Can the Build-to-rent and Large corporate landlords sector supply housing for students?
One growing housing market segment is the dedicated student apartment sector
Last updated 6 August 2019
A University of NSW Human Rights Clinic report 'No Place Like Home' found international students are vulnerable to exploitation in Australia’s tight housing market, including paying excessive bonds and high charges for basic utilities, and subject to overcrowding or unsafe conditions. AHURI research has looked at student housing in the context of a Build-to-rent student apartment sector, owned and operated by for-profit Large Corporate Landlords (LCLs).
In 2018 nearly 700,000 international students were studying and living in Australia (a 10% increase over the previous year), with most appearing to rent in some form of the private rental market including both sole occupied and shared housing, homestay housing and hostels. Students who can’t find other forms of affordable housing may have little choice but to live in marginal housing (although finding exact numbers is difficult) such as ‘unregistered boarding house arrangements, including small apartment dwellings, granny flats and rooms rented out by individuals and families.’ Such arrangements mean tenant students have very little security of tenure while the actual dwellings may be overcrowded and unsafe.
As a result, one growing housing market segment is the dedicated student apartment sector, owned and operated by for-profit LCLs. In 2017 AHURI research estimated there were around 90,000 purpose-built student housing beds in Australia catering to 6 per cent of enrolled students. The usual model for such international student housing is for small furnished units close to universities in capital cities with two rental options: small self-contained studios (18–23 m2) with a ensuite bathroom and kitchenette, and shared apartments (the most popular have 4–5 bedrooms) where tenants share a kitchen but may have their own ensuite. The units come with study desks and facilities such as internet and access to services. In 2019 single bed student apartments are renting (in Melbourne) for more than A$1,680 per month, and A$2,400 per month for a two bedroom apartment.
Any welcome increase in LCL investment in student housing would need to be carefully regulated so that dwellings are of decent and suitable quality, and are managed safely (with a duty of care) by professional, trained property managers for the benefit of, often relatively young, students.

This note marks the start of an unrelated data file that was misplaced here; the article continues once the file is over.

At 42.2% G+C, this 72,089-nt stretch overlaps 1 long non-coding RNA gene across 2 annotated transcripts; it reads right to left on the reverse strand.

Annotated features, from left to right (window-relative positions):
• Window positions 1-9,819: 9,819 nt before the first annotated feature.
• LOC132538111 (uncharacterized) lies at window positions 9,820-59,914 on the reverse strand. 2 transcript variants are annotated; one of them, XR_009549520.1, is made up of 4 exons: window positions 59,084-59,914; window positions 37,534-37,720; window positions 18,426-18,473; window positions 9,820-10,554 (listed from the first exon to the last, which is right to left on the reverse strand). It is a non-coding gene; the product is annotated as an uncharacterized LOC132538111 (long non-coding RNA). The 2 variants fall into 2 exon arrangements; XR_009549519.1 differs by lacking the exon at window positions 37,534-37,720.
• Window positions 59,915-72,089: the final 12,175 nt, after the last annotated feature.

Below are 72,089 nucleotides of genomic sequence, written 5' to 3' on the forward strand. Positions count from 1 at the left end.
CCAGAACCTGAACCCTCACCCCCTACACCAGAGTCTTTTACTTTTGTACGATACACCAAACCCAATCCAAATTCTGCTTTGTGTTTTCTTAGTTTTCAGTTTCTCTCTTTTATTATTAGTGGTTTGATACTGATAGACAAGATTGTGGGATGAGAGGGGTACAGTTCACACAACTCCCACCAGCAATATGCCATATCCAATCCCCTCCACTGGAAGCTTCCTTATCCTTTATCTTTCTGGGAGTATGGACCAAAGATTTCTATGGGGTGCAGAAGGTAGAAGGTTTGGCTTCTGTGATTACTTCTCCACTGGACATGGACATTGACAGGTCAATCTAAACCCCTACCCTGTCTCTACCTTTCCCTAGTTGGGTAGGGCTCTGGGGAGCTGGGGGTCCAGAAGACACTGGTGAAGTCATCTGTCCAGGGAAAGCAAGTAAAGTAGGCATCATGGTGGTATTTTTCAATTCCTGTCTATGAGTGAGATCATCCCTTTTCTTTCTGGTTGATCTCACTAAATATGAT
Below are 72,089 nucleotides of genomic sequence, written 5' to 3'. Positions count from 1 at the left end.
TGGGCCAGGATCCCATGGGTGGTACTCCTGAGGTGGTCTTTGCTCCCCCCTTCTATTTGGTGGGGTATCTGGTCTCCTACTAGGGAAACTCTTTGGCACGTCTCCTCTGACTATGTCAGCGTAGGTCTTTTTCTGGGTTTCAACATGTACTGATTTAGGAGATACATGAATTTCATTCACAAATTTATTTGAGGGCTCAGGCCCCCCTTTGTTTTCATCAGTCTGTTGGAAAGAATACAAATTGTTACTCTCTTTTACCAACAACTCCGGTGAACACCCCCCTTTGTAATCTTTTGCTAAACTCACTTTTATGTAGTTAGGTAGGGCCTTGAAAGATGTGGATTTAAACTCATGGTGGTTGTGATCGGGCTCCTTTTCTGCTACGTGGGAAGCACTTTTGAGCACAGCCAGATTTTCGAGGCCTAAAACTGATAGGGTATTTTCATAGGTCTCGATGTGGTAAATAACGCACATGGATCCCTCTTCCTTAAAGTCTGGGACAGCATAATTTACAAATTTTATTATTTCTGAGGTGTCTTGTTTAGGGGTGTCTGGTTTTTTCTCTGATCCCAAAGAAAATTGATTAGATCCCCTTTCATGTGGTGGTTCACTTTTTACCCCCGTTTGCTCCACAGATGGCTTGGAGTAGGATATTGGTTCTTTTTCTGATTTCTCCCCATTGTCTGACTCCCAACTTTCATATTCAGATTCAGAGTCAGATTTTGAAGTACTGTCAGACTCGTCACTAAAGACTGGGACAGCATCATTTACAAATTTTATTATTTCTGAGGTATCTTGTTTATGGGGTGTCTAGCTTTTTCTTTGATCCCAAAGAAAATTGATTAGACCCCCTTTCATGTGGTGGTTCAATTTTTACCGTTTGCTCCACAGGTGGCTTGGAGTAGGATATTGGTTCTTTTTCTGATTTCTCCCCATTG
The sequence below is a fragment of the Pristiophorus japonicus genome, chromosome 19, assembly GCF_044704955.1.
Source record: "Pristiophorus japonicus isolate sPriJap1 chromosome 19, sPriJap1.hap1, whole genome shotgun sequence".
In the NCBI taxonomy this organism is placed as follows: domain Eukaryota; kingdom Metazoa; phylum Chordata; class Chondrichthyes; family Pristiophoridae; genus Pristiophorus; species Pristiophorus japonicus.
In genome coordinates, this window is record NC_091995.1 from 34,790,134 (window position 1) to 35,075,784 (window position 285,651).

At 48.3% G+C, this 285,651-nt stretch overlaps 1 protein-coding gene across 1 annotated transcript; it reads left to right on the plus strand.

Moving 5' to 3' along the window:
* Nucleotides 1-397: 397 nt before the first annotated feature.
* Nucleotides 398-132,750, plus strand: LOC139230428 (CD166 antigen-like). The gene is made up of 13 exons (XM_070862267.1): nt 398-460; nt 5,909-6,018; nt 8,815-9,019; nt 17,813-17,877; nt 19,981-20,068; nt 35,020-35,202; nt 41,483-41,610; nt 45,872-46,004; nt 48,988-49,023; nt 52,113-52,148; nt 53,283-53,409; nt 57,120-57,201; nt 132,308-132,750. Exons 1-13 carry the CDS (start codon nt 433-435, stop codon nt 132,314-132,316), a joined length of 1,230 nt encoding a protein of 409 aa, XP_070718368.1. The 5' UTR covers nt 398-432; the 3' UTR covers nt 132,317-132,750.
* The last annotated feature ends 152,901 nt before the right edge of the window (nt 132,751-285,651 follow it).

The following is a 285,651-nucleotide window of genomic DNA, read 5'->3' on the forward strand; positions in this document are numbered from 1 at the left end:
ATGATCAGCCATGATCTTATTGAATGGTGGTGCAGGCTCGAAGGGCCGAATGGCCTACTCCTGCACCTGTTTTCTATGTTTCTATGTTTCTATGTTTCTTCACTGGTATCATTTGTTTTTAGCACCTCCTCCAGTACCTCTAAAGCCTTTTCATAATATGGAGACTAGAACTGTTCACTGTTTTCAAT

There are real risks for small-scale investors in these investments as they primarily rely on high rental returns for them to be profitable rather than any capital gains growth (as is the case with most Australian rental housing). The model is aimed at sales (and re-sales) to the restricted market of investors only, rather than including owner-occupiers. In addition, the international student market is very vulnerable to changes in government policy, both in Australia and students’ home countries, and rental management costs/ body corporate fees are often tied up with one overarching management company, which prevents competition keeping such costs down. As a consequence, small-scale investors may struggle to get finance as banks are often not prepared to loan on such small size, ‘niche’ apartments.
However due to their ability to source non-bank funds and to control (through ownership of the entire building) the body corporate/ management costs, LCLs who provide student housing through these models can deliver a competitive revenue stream. As the units are smaller and at higher density than typical inner city units they can get much better returns than they would renting out typical inner city developments. Such investments are particularly attractive in an economic environment where return on investment yields on alternative assets have come down. The five largest commercial providers of student housing in Australia provided over 27,500 student beds in 2017.
Whether LCLs will build sufficient housing to accommodate the growing numbers of international students is uncertain. AHURI research identifies that, internationally, ‘LCLs do not always build a lot of new rental housing. This is particularly so in Germany, the US and Ireland, where LCLs have recently been active mostly in acquiring existing properties and managing their portfolios through renovations, modifications and sales. The LCLs have been active also in mergers and, especially in the US, in devising new financial instruments based on rental revenues.’ While such strategies can improve returns for investors they don’t necessarily mean more housing for students.
Any welcome increase in LCL investment in student housing would need to be carefully regulated so that dwellings are of decent and suitable quality, and are managed safely (with a duty of care) by professional, trained property managers for the benefit of, often relatively young, students. So long as dwellings are affordable, such an outcome would be easier to regulate than an informal rental pathway with lots of smaller private landlords offering marginal housing.